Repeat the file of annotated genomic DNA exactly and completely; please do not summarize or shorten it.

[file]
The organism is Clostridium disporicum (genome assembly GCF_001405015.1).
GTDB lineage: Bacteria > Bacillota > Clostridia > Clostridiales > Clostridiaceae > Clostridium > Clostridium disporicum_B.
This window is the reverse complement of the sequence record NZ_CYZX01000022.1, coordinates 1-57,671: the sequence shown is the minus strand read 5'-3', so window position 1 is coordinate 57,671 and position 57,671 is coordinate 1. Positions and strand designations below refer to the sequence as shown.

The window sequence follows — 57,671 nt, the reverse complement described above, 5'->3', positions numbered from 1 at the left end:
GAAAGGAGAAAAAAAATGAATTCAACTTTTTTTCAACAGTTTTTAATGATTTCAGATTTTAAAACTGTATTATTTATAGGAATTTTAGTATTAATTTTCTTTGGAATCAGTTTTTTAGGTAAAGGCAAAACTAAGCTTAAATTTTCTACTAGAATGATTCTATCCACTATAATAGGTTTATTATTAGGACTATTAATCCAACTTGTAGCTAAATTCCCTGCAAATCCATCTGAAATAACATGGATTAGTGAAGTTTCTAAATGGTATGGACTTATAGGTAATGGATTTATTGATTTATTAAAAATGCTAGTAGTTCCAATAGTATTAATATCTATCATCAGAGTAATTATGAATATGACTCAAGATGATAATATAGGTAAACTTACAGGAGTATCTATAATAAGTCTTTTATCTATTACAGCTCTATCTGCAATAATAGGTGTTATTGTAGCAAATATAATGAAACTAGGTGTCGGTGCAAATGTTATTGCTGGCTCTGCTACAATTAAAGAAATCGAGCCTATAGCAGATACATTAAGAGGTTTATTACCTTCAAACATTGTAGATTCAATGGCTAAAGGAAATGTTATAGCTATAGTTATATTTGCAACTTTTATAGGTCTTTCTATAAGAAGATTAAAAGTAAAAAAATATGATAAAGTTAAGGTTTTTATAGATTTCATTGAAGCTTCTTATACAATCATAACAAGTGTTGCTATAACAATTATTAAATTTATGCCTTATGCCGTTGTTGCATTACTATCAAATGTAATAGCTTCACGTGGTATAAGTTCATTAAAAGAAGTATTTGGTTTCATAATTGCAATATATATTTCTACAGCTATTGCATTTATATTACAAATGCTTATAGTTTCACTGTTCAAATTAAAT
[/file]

The organism is Clostridium disporicum (genome assembly GCF_001405015.1).
GTDB lineage: Bacteria > Bacillota > Clostridia > Clostridiales > Clostridiaceae > Clostridium > Clostridium disporicum_B.
This window is the reverse complement of the sequence record NZ_CYZX01000022.1, coordinates 1-57,671: the sequence shown is the minus strand read 5'-3', so window position 1 is coordinate 57,671 and position 57,671 is coordinate 1. Positions and strand designations below refer to the sequence as shown.

The window sequence follows — 57,671 nt, the reverse complement described above, 5'->3', positions numbered from 1 at the left end:
GAAAGGAGAAAAAAAATGAATTCAACTTTTTTTCAACAGTTTTTAATGATTTCAGATTTTAAAACTGTATTATTTATAGGAATTTTAGTATTAATTTTCTTTGGAATCAGTTTTTTAGGTAAAGGCAAAACTAAGCTTAAATTTTCTACTAGAATGATTCTATCCACTATAATAGGTTTATTATTAGGACTATTAATCCAACTTGTAGCTAAATTCCCTGCAAATCCATCTGAAATAACATGGATTAGTGAAGTTTCTAAATGGTATGGACTTATAGGTAATGGATTTATTGATTTATTAAAAATGCTAGTAGTTCCAATAGTATTAATATCTATCATCAGAGTAATTATGAATATGACTCAAGATGATAATATAGGTAAACTTACAGGAGTATCTATAATAAGTCTTTTATCTATTACAGCTCTATCTGCAATAATAGGTGTTATTGTAGCAAATATAATGAAACTAGGTGTCGGTGCAAATGTTATTGCTGGCTCTGCTACAATTAAAGAAATCGAGCCTATAGCAGATACATTAAGAGGTTTATTACCTTCAAACATTGTAGATTCAATGGCTAAAGGAAATGTTATAGCTATAGTTATATTTGCAACTTTTATAGGTCTTTCTATAAGAAGATTAAAAGTAAAAAAATATGATAAAGTTAAGGTTTTTATAGATTTCATTGAAGCTTCTTATACAATCATAACAAGTGTTGCTATAACAATTATTAAATTTATGCCTTATGCCGTTGTTGCATTACTATCAAATGTAATAGCTTCACGTGGTATAAGTTCATTAAAAGAAGTATTTGGTTTCATAATTGCAATATATATTTCTACAGCTATTGCATTTATATTACAAATGCTTATAGTTTCACTGTTCAAATTAAAT